Amazon Primed: Another Federal Hearing, Amazon Go Stores In Airports and Cinemas, New Amazon Go Store Concept?

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Amazon had a quiet week after last week’s mega tech-fest. Lots of fallout and some interesting ‘so this means…’ pieces for the cardboard abuser to ignore. Amazon Go had a busy week with the WSJ first disclosing Amazon has signed a dozen leases in the LA, CA area with others in Chicago and Philadelphia. According to Retail Gazette, the stores will be a different concept to Amazon Go.

The company now has 16 Amazon Go stores, where customers can grab ready-to-eat food and grocery purchases checkout-free. It also has four Amazon 4-star stores, which stock products rated 4-stars and above on the Amazon site, and 18 Amazon Books stores.
Revenue from these bricks-and-mortar businesses is small but edging up. In the second quarter, net sales from Amazon’s physical stores rose 1% to $4.3 billion from a year earlier, compared with 16% growth recorded in its online stores, according to Amazon’s earnings statement. Sales in its physical stores include items that customers select in the store, but exclude purchases made online and picked up at a store.


CNBC revealed that Amazon is in talks with OTG’s CIBO Express stores at airports and Cineworld’s Regal theaters which set the retail world ablaze with guffaws and paper being thrown in the air despite no ink yet on the deals. Arguably this move could have been predicted by anyone with a pulse but the speed at which it has come (since most people have never even seen the Amazon Go logo, let alone been near a store) is what rattled the execs.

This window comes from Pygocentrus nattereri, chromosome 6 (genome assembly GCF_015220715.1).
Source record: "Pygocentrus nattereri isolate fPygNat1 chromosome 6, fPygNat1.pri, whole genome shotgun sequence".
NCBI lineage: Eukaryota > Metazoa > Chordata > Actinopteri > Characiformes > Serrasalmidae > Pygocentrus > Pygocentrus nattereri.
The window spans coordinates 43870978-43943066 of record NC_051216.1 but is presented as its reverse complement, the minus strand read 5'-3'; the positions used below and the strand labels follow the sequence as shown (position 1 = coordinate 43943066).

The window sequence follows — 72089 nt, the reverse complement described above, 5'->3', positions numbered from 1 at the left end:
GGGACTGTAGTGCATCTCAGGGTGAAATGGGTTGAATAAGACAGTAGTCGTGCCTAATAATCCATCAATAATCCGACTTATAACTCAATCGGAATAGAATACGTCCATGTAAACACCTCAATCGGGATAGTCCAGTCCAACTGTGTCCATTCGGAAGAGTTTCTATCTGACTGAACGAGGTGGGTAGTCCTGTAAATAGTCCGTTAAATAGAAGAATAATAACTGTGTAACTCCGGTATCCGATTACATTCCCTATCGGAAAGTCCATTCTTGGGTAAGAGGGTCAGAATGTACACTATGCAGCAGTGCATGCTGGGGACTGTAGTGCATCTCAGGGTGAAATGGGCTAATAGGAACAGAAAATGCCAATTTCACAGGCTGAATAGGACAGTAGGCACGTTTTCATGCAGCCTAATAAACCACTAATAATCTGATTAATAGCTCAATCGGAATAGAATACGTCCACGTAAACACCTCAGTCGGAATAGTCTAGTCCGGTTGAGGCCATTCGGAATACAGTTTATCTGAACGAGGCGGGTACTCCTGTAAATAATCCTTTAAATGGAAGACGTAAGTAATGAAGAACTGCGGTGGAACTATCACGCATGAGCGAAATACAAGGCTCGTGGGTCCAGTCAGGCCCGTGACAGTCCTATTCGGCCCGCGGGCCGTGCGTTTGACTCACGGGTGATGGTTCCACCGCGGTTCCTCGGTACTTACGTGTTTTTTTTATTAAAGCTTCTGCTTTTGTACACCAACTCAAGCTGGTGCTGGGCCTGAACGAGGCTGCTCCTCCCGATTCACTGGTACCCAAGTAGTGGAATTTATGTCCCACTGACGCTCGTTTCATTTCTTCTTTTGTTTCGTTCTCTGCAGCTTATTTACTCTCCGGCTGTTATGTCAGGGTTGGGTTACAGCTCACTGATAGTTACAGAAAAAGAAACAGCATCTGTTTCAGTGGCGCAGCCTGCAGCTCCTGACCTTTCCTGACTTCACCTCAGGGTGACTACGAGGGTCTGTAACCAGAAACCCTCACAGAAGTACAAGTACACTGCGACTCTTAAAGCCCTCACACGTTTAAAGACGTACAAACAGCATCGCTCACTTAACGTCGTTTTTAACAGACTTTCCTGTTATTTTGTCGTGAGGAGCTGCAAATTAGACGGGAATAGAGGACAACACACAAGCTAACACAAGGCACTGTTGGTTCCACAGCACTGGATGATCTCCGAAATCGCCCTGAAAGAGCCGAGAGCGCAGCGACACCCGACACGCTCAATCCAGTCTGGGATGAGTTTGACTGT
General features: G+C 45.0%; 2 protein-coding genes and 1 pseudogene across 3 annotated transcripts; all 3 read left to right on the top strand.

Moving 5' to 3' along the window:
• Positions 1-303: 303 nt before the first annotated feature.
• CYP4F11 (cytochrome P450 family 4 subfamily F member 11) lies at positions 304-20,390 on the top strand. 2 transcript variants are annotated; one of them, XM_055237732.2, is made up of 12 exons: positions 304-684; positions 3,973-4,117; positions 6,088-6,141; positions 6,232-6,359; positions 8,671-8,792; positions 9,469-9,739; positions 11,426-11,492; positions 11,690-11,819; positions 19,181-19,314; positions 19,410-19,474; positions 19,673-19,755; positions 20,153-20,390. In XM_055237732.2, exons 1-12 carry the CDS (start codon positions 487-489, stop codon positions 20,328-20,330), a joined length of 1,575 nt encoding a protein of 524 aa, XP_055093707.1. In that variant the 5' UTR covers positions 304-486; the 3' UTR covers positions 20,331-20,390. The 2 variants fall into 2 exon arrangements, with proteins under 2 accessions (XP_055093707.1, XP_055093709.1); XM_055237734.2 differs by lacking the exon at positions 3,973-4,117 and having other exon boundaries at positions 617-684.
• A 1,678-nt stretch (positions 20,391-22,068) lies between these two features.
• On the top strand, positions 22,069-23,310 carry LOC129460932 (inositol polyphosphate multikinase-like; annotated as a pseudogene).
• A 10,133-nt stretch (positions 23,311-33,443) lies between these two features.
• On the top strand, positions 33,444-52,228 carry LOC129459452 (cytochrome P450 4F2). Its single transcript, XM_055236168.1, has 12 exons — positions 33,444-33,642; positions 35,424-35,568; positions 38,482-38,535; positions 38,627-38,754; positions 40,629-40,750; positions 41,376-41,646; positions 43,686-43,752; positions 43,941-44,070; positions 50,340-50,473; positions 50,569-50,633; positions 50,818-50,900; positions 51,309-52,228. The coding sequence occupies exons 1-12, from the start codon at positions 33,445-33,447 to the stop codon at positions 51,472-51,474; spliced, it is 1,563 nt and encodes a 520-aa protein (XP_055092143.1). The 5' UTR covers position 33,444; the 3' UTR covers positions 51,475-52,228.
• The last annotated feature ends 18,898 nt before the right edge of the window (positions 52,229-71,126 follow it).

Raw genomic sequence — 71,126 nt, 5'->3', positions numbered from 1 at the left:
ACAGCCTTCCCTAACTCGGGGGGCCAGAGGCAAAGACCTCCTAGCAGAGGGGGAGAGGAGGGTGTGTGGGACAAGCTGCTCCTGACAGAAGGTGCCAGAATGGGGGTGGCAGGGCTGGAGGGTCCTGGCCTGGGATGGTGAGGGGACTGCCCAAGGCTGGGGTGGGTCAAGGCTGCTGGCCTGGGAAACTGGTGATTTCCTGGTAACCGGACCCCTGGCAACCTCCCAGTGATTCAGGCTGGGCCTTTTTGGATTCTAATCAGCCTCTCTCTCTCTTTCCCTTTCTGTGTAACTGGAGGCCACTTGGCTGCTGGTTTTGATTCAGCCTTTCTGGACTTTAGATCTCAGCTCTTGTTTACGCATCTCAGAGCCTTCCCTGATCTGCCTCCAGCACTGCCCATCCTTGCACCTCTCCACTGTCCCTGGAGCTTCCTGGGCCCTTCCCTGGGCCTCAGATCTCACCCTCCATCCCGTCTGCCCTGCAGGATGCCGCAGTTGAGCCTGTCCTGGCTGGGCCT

The effort would help Amazon grow its retail presence so the company can lower its reliance on online shopping, but at a faster pace and at lower cost than building its own stores. Simultaneously it might help Amazon form bonds with companies that would ordinarily consider Amazon the competition. That type of collaboration could lead to further growth of Amazon’s cloud business.

Amazon already has 16 branded Go stores where customers scan their phones, grab products off of shelves and then walk out and receive a receipt for whatever they took with them. Amazon is eager to place the underlying components for that experience inside other companies’ stories to speed up transactions, three people told CNBC.


CNBC has the story.

Amazon (along with Facebook and Google) will face another house committee hearing about their impact on SME’s led by House Small Business Committee Chairwoman Nydia Velázquez. Ahead of Q3 earnings, the hearing is another in the long line of legal proceedings that Amazon (and pals) face on a variety of issues that surrounding impact and competition. Grab your popcorn, Velázquez isn’t messing around, she’s here for the little guy.

The hearing, which the committee hopes to hold in late October or early November, would be the latest front in the government’s probe of the companies that already face investigations from the House Antitrust Subcommittee, the Federal Trade Commission and the Justice Department.
“Chairwoman Velázquez believes that small businesses deserve to compete on a level playing field and hopes the hearing will be an opportunity for the committee to examine how small businesses are faring given the dominance of big tech companies in areas ranging from e-commerce to internet traffic,” Evelyn Quartz, a spokeswoman for the New York Democrat, said in an email.


Bloomberg has the story.

WANT MORE? ‘Amazon Primed’ is a short recap of the larger stories that dominated the headlines this week surrounding everyone’s favourite cardboard abuser, Amazon. If you want the full, deep look at what Amazon is doing every week, subscribe (paid) to the weekly ‘What Did Amazon Do This Week‘ newsletter (called ‘Obsessive…in the very best way.”). Want to find out more about Amazon’s biggest competitor? Make sure grab a ticket to (London, Dec 6)

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